Parks come in all shapes and sizes and I never thought I would be having this much fun in a skateboard park.
I don’t know what possessed me, but there I was with my six year old son strapping on pads while we watched the other guys (and they were all guys) practice tricks on their skateboards. I had even warned my son that he was on his own on this one as I had been on a board perhaps once, and that was at least three decades ago. My son on a “trixie” board as he calls it, and me on a longboard (supposedly more stable for us old folks).
Growing up, skateboarders were those punk kids who terrorized the neighborhood and insisted on riding places the signs said they should not. Perhaps that’s still true some places, but somehow the whole sport seems to have matured. Half the people riding in the park were in their twenties (or older) and all were friendly and slightly bemused by the sight of us two. By some strange coincidence a number of the guys were pro’s — yes, they made a (decent) living riding boards. Theotis Beasley even signed my son’s first board. Not sure it was the message I was hoping my son would take away from this — but its a good reminder that excellence comes in many shapes and forms.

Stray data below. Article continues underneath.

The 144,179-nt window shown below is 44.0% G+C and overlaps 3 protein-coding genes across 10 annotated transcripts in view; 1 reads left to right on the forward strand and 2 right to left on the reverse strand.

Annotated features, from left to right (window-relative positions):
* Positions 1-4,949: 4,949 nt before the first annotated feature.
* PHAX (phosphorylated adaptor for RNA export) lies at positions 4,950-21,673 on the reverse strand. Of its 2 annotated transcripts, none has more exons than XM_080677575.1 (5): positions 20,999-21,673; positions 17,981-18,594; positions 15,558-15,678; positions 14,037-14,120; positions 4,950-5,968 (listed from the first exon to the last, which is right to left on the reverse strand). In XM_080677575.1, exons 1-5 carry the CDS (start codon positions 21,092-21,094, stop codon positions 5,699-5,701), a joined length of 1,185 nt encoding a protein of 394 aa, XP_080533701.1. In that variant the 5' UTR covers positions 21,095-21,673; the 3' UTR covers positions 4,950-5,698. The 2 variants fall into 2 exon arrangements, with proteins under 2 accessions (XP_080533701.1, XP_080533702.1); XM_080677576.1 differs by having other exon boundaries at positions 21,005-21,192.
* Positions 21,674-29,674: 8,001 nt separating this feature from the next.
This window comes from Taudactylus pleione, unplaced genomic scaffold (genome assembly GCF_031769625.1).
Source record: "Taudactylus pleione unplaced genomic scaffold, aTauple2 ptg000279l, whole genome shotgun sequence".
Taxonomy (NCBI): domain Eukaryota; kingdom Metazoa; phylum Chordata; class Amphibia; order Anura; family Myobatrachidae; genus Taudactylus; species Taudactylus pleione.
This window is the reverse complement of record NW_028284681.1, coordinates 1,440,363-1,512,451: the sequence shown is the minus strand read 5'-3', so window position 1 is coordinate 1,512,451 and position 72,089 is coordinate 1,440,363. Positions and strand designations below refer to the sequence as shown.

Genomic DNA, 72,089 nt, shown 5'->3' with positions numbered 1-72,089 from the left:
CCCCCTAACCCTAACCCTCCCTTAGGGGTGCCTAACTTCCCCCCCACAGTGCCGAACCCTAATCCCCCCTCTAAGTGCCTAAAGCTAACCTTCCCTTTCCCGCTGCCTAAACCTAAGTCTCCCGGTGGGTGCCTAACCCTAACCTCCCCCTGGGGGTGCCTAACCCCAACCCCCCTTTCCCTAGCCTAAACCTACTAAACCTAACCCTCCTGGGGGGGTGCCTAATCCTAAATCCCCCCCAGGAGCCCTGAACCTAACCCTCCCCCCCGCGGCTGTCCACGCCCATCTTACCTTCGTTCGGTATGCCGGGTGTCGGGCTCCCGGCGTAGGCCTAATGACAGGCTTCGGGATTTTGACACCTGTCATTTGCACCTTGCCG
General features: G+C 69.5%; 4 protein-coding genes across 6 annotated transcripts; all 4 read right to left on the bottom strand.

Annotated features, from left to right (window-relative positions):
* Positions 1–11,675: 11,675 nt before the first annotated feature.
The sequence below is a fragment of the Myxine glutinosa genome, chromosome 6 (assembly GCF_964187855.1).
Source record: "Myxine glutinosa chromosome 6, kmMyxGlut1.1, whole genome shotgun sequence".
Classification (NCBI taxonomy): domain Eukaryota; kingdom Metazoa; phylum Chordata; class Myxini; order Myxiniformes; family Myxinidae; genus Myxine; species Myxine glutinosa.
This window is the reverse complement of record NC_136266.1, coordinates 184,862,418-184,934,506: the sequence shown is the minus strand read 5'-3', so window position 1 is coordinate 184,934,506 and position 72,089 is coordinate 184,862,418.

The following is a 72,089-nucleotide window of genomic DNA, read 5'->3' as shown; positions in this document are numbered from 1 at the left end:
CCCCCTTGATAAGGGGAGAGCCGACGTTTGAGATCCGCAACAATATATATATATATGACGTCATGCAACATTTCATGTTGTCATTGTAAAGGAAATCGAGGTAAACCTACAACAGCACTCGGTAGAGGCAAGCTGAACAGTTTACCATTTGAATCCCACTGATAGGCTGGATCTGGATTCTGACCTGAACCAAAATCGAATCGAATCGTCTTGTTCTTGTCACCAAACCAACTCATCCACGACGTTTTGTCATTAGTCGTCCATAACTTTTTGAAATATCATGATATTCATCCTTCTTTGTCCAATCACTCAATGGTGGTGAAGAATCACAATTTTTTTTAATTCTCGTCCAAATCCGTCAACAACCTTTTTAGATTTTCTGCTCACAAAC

After a few valiant attempts to teach everything I had learned from a 3 minute 41 second YouTube video on starting to skateboard, a five year old came over and took charge. A few minutes later and my son was making his first tentative turns. “You know,” he said, “It’s OK for a five year old to teach a six year old because we’re all good at different things.” Pretty profound lesson from the skatepark.